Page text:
Author Everett Dean Martin
Publisher BoD – Books on Demand
Release Date 2020-08-15
Category Fiction
Total Pages 156
ISBN 9783752441123
Language English, Spanish, and French
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Book Summary:

Reproduction of the original: The Behavior of Crowds by Everett Dean Martin

The Children Of Atomic Bomb Survivors by National Research Council

Title The Children of Atomic Bomb Survivors
Author National Research Council
Publisher National Academies Press
Release Date 1991-02-01
Category Science
Total Pages 530
ISBN 9780309045377
Language English, Spanish, and French
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Book Summary:

Do persons exposed to radiation suffer genetic effects that threaten their yet-to-be-born children? Researchers are concluding that the genetic risks of radiation are less than previously thought. This finding is explored in this volume about the children of atomic bomb survivors in Hiroshima and Nagasaki--the population that can provide the greatest insight into this critical issue. Assembled here for the first time are papers representing more than 40 years of research. These documents reveal key results related to radiation's effects on pregnancy termination, sex ratio, congenital defects, and early mortality of children. Edited by two of the principal architects of the studies, J. V. Neel and W. J. Schull, the volume also offers an important comparison with studies of the genetic effects of radiation on mice. The wealth of technical details will be immediately useful to geneticists and other specialists. Policymakers will be interested in the overall conclusions and discussion of future studies.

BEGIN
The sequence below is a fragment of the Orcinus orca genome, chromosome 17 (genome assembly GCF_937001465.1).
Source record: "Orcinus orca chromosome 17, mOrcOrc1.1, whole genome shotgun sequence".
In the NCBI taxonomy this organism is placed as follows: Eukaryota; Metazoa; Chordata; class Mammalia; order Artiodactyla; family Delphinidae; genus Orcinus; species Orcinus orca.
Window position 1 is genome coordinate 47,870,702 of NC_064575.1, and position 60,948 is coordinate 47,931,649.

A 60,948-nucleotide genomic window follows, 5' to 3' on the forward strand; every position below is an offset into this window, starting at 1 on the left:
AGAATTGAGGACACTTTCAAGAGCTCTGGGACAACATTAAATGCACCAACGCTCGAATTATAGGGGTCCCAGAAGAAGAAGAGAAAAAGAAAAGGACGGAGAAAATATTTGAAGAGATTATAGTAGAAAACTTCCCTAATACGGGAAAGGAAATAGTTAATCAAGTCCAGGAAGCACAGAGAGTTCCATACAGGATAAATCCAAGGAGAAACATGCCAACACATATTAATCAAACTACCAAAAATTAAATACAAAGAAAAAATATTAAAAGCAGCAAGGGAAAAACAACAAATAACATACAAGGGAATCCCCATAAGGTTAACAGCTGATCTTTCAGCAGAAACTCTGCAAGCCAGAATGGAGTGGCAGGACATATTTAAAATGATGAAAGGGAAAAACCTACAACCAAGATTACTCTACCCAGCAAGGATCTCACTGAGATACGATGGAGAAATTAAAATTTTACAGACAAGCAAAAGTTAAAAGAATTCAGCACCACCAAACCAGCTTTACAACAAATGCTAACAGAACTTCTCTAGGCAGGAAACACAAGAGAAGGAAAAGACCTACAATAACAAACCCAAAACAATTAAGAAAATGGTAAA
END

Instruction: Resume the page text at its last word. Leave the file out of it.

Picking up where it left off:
Hiroshima by John Hersey

Title Hiroshima
Author John Hersey
Publisher Vintage
Release Date 2020-06-23
Category History
Total Pages 208
ISBN 9780593082362
Language English, Spanish, and French
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Book Summary:

Hiroshima is the story of six people--a clerk, a widowed seamstress, a physician, a Methodist minister, a young surgeon, and a German Catholic priest--who lived through the greatest single manmade disaster in history. In vivid and indelible prose, Pulitzer Prize-winner John Hersey traces the stories of these half-dozen individuals from 8:15 a.m. on August 6, 1945, when Hiroshima was destroyed by the first atomic bomb ever dropped on a city, through the hours and days that followed. Almost four decades after the original publication of this celebrated book, Hersey went back to Hiroshima in search of the people whose stories he had told, and his account of what he discovered is now the eloquent and moving final chapter of Hiroshima.

Hiroshima To Fukushima by Eiichiro Ochiai

Title Hiroshima to Fukushima
Author Eiichiro Ochiai
Publisher Springer Science & Business Media
Release Date 2013-09-24
Category Science
Total Pages 225
ISBN 9783642387272
Language English, Spanish, and French
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Book Summary: